Option Portfolio Selection Under Pricing Kernel Non-Monotonicity
with Brendan Beare, Working Paper (PAPER COMING SOON)
A recent literature in empirical finance documents the nonmonotone shape of pricing kernel estimates for several major market indices. In this paper we investigate the implications of pricing kernel nonmonotonicity for option portfolio choice. We propose a portfolio selection procedure that aims to deliver superior returns, relative to a direct market investment, by adapting to the shape of the pricing kernel. Numerical implementation of our procedure may be achieved using a multiobjective evolutionary algorithm. We investigate the out-of-sample performance of our portfolio selection procedure using twenty years of data from the market for European put and call options written on the S&P 500 index. Monthly portfolio returns outperform those of a direct market investment.
Climbing and Falling Off the Ladder: Asset Pricing Implications of Labor Market Event Risk
Job Market Paper, In Progress
Discrete events, particularly transitions between jobs, are thought to be one of the largest sources of wage dispersion. These switches often induce changes in wages that can be quite large, highly persistent, and largely uninsurable, particularly for individuals who are likely to invest in financial markets. Thus, labor market transitions can be idiosyncratic tail events, potentially having a disproportionate impact on welfare without affecting aggregate quantities. The nature of these events appears to be highly cyclical; transitions are much more likely to be favorable if they occur during expansions relative to recessions. As such, agents may require a premium for investing in assets which underperform when labor market event risk is high, a feature absent from leading asset pricing models. This paper explores the importance of this channel in affecting asset prices. We provide empirical evidence on the plausibility of event risk in explaining the shape of the idiosyncratic distribution of income growth rates as well as the relationship between event risk and aggregate variables. Next, we formalize its role within the context of a tractable asset pricing framework with heterogeneous agents and incomplete markets. Through the lens of this stylized model, we demonstrate the ways in which event risk can amplify risk premia relative to representative agent models. In addition, we explain how certain types of event risk can help generate hard-to-match features such as conditional heteroskedasticity of returns, an implied volatility smile, and a variance risk premium, even with Gaussian, homoscedastic fundamentals. Throughout, we make minimal assumptions on the dynamics of aggregate quantities, so that our results are immediately applicable to a wide class of existing representative agent models.
on The Dimensionality of Bounds Generated by the Shapley-Folkman Theorem
Journal of Mathematical Economics, January 2012
The Shapley-Folkman Theorem places a scalar upper bound on the distance between a sum of non-convex sets and its convex hull. We observe that some information is lost when a vector is converted to a scalar to generate this bound and propose a simple normalization of the underlying space which removes this loss of information. As an example, we apply this result to the Anderson (1978) core convergence theorem, and demonstrate how our normalization leads to an intuitive, unitless upper bound on the discrepancy between an arbitrary core allocation and the corresponding competitive equilibrium allocation.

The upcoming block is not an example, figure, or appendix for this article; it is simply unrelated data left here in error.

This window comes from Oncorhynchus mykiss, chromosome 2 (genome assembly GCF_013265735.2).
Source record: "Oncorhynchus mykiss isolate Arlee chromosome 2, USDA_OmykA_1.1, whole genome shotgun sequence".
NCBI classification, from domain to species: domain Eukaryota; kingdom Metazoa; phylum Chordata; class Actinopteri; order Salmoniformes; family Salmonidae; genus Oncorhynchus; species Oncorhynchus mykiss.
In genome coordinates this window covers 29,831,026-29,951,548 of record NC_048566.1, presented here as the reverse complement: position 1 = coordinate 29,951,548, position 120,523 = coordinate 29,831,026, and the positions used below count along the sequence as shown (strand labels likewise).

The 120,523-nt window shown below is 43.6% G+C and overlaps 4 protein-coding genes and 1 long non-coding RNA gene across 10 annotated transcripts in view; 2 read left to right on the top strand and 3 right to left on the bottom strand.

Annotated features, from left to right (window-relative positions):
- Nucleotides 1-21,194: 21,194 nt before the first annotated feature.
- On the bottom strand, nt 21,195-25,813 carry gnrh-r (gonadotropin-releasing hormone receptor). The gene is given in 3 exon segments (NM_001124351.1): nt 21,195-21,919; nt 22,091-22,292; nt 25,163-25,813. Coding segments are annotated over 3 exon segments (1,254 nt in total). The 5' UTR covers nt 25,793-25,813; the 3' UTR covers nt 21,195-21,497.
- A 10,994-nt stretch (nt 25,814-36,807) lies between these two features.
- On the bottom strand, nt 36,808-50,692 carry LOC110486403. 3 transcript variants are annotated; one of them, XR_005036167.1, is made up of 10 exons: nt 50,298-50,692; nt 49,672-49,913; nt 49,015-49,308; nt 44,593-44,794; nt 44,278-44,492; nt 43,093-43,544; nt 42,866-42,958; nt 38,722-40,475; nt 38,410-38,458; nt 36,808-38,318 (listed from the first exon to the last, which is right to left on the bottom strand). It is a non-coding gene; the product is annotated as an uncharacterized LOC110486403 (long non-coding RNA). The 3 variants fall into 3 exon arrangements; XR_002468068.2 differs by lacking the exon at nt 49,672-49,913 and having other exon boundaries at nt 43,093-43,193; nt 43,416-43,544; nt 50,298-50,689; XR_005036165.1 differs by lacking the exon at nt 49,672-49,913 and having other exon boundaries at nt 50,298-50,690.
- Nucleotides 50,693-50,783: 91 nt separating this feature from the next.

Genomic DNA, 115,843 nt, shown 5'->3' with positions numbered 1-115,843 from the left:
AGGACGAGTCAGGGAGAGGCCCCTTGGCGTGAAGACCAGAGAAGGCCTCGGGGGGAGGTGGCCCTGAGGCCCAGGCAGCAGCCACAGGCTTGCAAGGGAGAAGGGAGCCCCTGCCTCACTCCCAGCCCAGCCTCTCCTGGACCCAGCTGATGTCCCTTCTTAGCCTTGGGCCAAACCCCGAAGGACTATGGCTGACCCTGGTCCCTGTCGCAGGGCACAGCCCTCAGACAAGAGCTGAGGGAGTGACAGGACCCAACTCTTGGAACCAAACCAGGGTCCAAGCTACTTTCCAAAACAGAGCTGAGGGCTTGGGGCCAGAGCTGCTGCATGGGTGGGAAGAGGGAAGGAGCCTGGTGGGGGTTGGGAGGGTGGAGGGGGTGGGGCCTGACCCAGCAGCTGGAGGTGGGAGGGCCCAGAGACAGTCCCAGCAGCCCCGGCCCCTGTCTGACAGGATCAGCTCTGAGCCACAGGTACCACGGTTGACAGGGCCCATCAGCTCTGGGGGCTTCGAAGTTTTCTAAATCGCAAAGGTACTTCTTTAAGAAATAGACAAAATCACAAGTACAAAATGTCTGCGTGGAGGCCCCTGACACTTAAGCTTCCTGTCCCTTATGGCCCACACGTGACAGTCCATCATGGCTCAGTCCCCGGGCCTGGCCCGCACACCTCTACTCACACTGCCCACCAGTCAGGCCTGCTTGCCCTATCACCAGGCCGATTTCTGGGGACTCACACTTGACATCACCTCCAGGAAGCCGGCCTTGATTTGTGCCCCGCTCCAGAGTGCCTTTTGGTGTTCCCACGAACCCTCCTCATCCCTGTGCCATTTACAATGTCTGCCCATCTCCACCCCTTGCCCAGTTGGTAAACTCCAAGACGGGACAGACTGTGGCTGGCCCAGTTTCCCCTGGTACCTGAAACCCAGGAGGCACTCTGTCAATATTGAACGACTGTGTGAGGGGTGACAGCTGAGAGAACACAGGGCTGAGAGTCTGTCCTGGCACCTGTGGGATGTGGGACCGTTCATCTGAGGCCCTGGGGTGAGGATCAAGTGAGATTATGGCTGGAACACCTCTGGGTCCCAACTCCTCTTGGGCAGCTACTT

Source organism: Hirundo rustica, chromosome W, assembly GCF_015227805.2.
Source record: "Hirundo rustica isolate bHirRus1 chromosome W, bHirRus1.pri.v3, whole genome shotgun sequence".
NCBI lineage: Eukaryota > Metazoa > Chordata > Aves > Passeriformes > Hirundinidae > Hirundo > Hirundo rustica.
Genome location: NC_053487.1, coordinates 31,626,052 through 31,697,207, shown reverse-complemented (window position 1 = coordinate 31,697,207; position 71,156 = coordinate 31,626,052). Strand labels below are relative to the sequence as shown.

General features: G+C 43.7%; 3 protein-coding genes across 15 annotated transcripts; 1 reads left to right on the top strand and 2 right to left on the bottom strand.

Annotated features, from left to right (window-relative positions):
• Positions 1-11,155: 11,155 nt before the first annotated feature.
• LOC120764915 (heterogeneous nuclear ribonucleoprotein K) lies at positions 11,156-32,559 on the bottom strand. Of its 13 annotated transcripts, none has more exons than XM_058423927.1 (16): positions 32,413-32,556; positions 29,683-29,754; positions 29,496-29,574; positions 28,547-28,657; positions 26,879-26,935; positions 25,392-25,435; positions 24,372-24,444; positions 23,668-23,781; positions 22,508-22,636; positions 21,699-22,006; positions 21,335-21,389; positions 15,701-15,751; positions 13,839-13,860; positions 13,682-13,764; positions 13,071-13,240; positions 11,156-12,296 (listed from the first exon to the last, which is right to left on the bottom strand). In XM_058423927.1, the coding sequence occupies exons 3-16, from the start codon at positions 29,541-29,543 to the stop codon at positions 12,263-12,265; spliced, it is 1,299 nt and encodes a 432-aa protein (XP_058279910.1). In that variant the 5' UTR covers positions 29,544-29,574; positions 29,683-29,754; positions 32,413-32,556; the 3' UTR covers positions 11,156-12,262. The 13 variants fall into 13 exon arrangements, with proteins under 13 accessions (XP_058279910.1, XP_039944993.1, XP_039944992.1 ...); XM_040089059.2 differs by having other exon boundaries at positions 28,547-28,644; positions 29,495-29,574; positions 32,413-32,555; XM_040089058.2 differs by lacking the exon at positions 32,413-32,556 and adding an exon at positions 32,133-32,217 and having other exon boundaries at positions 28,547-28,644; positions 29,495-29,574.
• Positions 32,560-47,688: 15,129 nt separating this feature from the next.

One Solution to the Option Pricing Overvaluation Problem: Using Down and Out Call Options
with Ronald Schmidt, Business Valuation Update, May 2011
Recent articles have pointed to concerns about the validity of using option pricing models (OPM) to determine the value of common stock in 409(a) valuations. At issue is the question of whether OPMs provide appropriate methodologies to establish the appropriate fair market value of common stock. Specifically, use of standard Black-Scholes algorithms will overstate the value of common stock by not properly modeling the impact of failure scenarios. We argue that claims to equity of early-stage companies may be more appropriately modeled as “down and out” call options, rather than traditional European call options (as required by the Black-Scholes formula). Like Black-Scholes, these options still have the benefit of a simple, closed-form solution, but they better account for the path dependence of enterprise value and allow for a higher probability of failure. We demonstrate that these alternative option pricing models can be used to either estimate enterprise value (back-solving) or to allocate value, and that their use can result in more reasonable estimates of common stock when compared with Black-Scholes.
- MGT 281 - Investments, Professor Allan Timmermann (Fall 2011, 2012, and 2013)
- Econ 200B - Graduate Micoreconomics Core, Professors Mark Machina and Joel Watson (Winter 2011)
- MGT 283 - Financial Risk Management, Professor Rossen Valkanov (Winter 2011, Spring 2012)
- MGT 280 - New Venture Finance, Professor Dongmei Li (Fall 2010)
- Econ 205 - Mathematics for Economists, Professor Joel Sobel (Summer 2010)
Undergraduate Teaching Assistant Positions
- Econ 100A - Microeconomics, Professor Michael Noel (Fall, Winter 2010) and Professor James Andreoni (Winter 2012)
- Econ 171 - Decisions Under Uncertainty, Professor Herb Newhouse (Spring 2010, 2012, and 2013) and Professor Christopher Chambers (Winter 2013)
- Econ 100B - Microeconomics, Professor Mark Jacobsen (Fall 2009)
LinkedIn profile: http://www.linkedin.com/in/lawrenceschmidt